Announcing Stack Overflow Documentation

We started with Q&A. Technical documentation is next, and we need your help.

Whether you're a beginner or an experienced developer, you can contribute.

Sign up and start helping → Learn more about Documentation →

Are there any Java PaaS solutions out there that offer OSGi containers as a service?

  • Google App Engine --> has their own GAE server which is modified Jetty
  • CloudBees --> has their own RUN@Cloud container which is modified Tomcat
  • OpenShift --> uses JBoss/Wildfly
  • ??? --> uses, say, Karaf or Equinox

If not a full-blown PaaS, just a clusterable/scalable OSGi host. Google turned up nothing, so I'm assuming there isn't anything like this. Thanks in advance!

share|improve this question

(In contrast to the other answers:) No, there is no OSGi-as-a-Service in the cloud, yet.

I am currently writing my master thesis about porting an OSGi application on a PaaS, so I did my own researches about PaaS and OSGi. I did not find any satisfying solution based on OSGi in the cloud (however I did find other solutions ;). The problem is that OSGi is pretty unpopular and the cloud is notoriously trendy.

As the other questions mentioned, OSGi is a Java library. So you could set it up pretty much everywhere where Java is supported. But that would be more a IaaS solution as a PaaS solution (which you seem to look for, as you are asking for OSGi-as-a-service). You would need to setup a OSGi framework on your own and you would have no support for deploying bundles. Which degenerates this solution pretty much. So no, there is no special cloud offer for OSGi, despite there are many for Java.

However, there is a nice book called Modular Cloud Apps with OSGi from Paul Baker and Bert Ertman published by O’Reilly. The book describes their PaaS-like solution to use OSGi in the cloud. The basically setup a repository of OSGi bundles, where they stored all their stuff. Then they created a cloud image, which only contains an empty OSGi framework/server (just like Apache Karaf, but they wrote their own tool called Apache ACE for what reason ever...). They were able to boot those images and as soon as the machine was up, they just deployed the bundles from their repository to the instance (via a web interface).

There is also a video of their demo on youtube: https://www.youtube.com/watch?v=oN3jYKOQ1Tk

I think this strategy is the best PaaS-like solution you could get. But - unfortunately - this is not supported by any cloud vendor out of the box. But you could set it up on (for exmaple) Amazon very easily.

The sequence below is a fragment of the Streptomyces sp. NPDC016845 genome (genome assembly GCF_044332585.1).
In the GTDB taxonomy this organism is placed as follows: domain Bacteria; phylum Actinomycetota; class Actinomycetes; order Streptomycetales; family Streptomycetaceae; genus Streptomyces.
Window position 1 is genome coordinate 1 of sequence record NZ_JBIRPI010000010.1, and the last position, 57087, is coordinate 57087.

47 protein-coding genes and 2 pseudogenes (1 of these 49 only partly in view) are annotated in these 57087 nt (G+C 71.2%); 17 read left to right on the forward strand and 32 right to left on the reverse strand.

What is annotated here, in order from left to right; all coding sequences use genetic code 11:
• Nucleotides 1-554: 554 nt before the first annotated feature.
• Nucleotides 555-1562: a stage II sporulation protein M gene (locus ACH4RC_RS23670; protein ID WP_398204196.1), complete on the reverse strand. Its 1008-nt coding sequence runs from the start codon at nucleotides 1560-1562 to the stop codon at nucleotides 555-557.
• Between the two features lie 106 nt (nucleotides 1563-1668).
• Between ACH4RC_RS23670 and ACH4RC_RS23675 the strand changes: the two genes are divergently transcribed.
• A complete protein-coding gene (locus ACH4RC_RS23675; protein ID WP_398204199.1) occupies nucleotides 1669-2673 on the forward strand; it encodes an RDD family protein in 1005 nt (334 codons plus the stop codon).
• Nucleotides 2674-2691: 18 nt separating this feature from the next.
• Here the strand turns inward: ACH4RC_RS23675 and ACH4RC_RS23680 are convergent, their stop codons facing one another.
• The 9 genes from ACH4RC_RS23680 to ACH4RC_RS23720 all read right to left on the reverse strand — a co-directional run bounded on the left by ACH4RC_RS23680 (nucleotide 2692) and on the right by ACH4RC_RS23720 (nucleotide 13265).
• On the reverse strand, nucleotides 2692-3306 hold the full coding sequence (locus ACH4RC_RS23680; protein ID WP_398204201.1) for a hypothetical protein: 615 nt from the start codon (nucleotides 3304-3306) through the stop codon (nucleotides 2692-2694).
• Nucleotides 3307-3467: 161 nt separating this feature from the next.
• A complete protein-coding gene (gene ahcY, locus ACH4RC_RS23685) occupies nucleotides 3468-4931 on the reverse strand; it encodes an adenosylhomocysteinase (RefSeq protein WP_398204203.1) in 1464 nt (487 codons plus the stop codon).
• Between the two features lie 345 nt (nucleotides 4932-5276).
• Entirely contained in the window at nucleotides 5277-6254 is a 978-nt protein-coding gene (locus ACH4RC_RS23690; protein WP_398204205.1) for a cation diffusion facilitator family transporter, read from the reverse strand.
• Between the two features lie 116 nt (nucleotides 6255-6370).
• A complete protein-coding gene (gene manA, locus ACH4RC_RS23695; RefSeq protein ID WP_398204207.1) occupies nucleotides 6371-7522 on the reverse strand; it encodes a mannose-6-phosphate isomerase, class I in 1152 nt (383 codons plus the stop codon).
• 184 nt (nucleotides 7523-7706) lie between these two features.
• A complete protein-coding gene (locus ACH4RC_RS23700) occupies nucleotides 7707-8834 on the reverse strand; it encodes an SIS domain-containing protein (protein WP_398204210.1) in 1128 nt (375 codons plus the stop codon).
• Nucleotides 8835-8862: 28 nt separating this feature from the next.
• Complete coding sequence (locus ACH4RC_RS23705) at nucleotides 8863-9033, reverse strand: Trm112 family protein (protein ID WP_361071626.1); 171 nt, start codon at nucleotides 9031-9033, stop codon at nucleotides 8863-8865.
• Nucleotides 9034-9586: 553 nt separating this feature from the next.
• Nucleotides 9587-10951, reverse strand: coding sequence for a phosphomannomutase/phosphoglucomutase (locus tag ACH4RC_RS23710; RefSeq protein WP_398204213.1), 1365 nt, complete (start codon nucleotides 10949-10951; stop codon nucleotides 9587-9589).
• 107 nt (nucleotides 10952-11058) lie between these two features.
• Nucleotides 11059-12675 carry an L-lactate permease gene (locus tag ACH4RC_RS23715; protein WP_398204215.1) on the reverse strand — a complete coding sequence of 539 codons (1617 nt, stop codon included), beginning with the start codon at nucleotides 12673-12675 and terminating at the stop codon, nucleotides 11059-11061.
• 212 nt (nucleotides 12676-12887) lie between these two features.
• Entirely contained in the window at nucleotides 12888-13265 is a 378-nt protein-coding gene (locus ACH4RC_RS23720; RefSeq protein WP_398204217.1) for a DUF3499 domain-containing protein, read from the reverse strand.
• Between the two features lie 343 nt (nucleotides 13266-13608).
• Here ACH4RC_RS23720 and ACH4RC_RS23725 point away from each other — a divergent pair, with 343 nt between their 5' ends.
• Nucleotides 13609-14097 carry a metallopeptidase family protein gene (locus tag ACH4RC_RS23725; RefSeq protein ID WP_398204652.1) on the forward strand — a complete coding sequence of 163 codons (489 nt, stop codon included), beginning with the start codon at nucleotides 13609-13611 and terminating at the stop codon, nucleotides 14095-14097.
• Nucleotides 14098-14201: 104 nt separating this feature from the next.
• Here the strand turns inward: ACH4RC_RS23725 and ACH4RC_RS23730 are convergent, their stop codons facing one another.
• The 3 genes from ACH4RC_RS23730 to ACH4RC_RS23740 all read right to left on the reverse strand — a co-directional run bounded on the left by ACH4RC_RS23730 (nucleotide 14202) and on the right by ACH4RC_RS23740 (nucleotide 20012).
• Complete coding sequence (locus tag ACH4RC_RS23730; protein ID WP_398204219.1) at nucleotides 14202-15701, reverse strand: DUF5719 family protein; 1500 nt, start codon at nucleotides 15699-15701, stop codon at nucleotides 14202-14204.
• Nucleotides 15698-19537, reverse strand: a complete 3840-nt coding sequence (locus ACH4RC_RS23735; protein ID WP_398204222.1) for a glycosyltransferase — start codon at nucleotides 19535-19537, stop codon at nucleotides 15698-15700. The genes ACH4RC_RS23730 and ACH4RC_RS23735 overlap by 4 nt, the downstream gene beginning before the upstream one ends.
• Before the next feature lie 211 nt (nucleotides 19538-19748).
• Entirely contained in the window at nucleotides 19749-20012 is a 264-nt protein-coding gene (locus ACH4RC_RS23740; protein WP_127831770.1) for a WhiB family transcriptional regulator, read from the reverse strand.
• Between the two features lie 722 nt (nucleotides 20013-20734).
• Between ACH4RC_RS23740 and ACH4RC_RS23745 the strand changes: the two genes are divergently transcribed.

There also exists a Build Pack for Cloud Foundry to setup a Virgo server which can run OSGi apps: https://github.com/glyn/virgo-buildpack

share|improve this answer

Take a look at Gyrex. It's not a service yet but can be used to build you're own OSGi PaaS cluster. It uses Equinox, p2 for provisioning and Jetty.


Disclaimer: I'm a committer and heavy user of it.

share|improve this answer

There is a commercial provider of OSGi cloud services - Paremus. They have 2 cloud products - Nimble and Service Fabric. You might want to check them out. The Nimble product is available in a limited free edition for trial.

share|improve this answer

OSGi can be used on pretty much any cloud provider that offers Java support, since it is essentially just a Java library.

The exception to this would be Google App Engine, since they don't just modify Jetty, they modify Java itself and remove the ability to create threads and classloaders, both of which are required for full OSGi support.

share|improve this answer
take a look on this interesting article. it shows how to put an Equinox to work in OpenShift: coderthoughts.blogspot.com/2012/05/… – Cristiano Sep 17 '13 at 20:09

OSGi is basically a Java library that can run on a virtual machine that has a JDK/JRE support. But remember one stuff, out of the box support is what you are looking for and you need to customize the PaaS you choose to run your app. I think to do this, you need to choose the provider that is easiest to configure and scale. Try out Jelastic. It is easiest of the lot to cinfigure and get started. Check their jar uploads, and I think it will suffice your needs.
Let me know what you think and if this answer is of any help.

share|improve this answer

Your Answer


By posting your answer, you agree to the privacy policy and terms of service.